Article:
Pennsylvania's new governor blows it on the death penalty

Democrat Pennsylvania governor Josh Shapiro has said he will not sign any execution warrants while he is governor.  He even called for the Pennsylvania Legislature to abolish the death penalty.

Never say never, governor.  There are exceptions to every rule.  In this case, some people deserve the death penalty.

The responsibility of the government to determine who lives and who dies in capital crimes should never be taken lightly.  Innocent people have been imprisoned and, perhaps, executed.  However, the justice system in the United States, although it can move slowly, has lots of checks and balances, and that allows for plenty of time for innocent people to prove their innocence.

However, there are people on death row who deserve to be there — men and women with records showing they are unrepentant criminals, who committed an act heinous enough that multiple courts and juries have decided that these people do not deserve to live.

In Pennsylvania, Shapiro has now given more than 100 prisoners on death row, some of whom murdered police officers and children, something their victims they didn't have: hope.

In Pennsylvania, the law requires the governor to sign an execution warrant before an inmate can be put to death, and Shapiro said he would not be doing that during his time in office.  He said he believes that it is immoral.  This is contradictory on a couple of levels

As a prosecutor and attorney general, Shapiro supported the death penalty.  "For more than a decade, including when I assumed office as Attorney General, I believed that the death penalty should be reserved for the most heinous crimes — but that it was, indeed, a just punishment for those crimes," he said.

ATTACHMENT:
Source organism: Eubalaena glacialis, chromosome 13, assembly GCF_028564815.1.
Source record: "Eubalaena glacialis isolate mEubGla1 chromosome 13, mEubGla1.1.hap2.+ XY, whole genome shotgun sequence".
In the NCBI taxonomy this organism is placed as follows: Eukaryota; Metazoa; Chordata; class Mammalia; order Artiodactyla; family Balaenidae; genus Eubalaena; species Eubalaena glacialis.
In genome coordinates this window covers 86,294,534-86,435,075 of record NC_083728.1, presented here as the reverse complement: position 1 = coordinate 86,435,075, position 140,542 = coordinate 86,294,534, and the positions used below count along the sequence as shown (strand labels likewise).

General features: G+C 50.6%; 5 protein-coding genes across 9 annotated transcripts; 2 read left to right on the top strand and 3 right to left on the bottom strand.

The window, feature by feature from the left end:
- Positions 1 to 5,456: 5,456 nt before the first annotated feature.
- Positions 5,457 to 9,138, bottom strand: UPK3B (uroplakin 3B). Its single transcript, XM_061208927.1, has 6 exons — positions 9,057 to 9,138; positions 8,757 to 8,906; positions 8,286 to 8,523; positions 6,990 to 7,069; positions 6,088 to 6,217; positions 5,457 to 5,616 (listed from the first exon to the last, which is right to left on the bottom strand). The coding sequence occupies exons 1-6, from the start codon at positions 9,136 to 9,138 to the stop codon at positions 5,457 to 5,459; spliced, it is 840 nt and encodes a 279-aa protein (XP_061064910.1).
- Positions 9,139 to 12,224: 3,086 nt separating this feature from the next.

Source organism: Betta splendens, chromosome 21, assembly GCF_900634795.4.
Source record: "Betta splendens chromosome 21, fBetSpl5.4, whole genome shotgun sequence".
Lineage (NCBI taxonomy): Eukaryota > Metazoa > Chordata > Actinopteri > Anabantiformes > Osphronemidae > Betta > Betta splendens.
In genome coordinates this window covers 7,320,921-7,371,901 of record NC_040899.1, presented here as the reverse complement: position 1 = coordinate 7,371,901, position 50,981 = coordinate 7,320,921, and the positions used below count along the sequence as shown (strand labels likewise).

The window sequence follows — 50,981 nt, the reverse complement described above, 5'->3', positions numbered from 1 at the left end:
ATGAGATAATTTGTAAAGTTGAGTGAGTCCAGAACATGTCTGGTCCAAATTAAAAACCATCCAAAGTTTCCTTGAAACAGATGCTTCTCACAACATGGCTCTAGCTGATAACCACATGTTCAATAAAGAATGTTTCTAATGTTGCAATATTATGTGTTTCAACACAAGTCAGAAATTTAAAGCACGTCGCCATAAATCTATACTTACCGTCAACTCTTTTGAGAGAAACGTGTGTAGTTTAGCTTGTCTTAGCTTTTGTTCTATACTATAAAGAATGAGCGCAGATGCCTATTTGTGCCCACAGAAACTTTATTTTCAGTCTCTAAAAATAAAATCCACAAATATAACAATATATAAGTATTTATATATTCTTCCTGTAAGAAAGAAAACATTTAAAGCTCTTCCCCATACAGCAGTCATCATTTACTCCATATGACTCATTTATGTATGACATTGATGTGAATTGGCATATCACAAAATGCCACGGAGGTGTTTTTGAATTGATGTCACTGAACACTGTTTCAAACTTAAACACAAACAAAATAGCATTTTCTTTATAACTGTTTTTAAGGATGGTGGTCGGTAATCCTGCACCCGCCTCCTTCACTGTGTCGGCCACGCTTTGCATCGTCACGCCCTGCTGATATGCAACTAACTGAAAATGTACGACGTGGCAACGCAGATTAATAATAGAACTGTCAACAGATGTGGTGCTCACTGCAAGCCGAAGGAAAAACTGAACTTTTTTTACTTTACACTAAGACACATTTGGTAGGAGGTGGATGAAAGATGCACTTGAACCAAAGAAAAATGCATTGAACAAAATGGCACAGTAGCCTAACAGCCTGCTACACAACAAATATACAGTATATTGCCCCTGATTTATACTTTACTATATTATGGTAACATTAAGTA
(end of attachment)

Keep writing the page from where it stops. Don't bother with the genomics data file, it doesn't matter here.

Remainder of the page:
He went on to say that his position evolved.  He tried to tie the evolution to his question of what is moral or not, but it also happened to coincide with his goal to become a Democrat governor.  A pro–death penalty candidate would not have been on the Democrat ticket.

He told anecdotes to support his position, ignoring the fact that for every person who didn't want to see the murderer of a loved one executed, there was another person who did.  In some cases, it might even be the same murderer.

He touted the exceptions while promising actions on his part that would ignore exceptions.

Republican Pennsylvania state rep. Aaron Bernstine told the Daily Caller News Foundation, "I strongly believe that capital punishment should be an option for prosecutors reserved for the most violent offenders, particularly those who have committed crimes against children."  This was a position Shapiro himself had until he decided to run for governor.

What Shapiro should be saying is that he will review each case on its own merits.  Perhaps he will find a reason to believe that there is a slight possibility that someone isn't guilty.  In such a case, that person could be spared death and remain imprisoned, just in case his innocence is irrefutably established later, at which point he could be freed.

But in the cases of unrepentant criminals, proven guilty well beyond the shadow of a doubt, allow the will of the state to be carried out.

In giving a flat-out "no," Shapiro is saying that some victims matter more than others, and convicted killers matter more than the victims.

Never say never, governor.

Michael A. Letts is the CEO and founder of In-VestUSA, a national grassroots non-profit organization helping hundreds of communities provide thousands of bulletproof vests for their police forces through educational, public relations, sponsorship, and fundraising programs. 

Image: Josh Shapiro.  Credit: Governor Tom Wolf via Flickr, CC BY 2.0.

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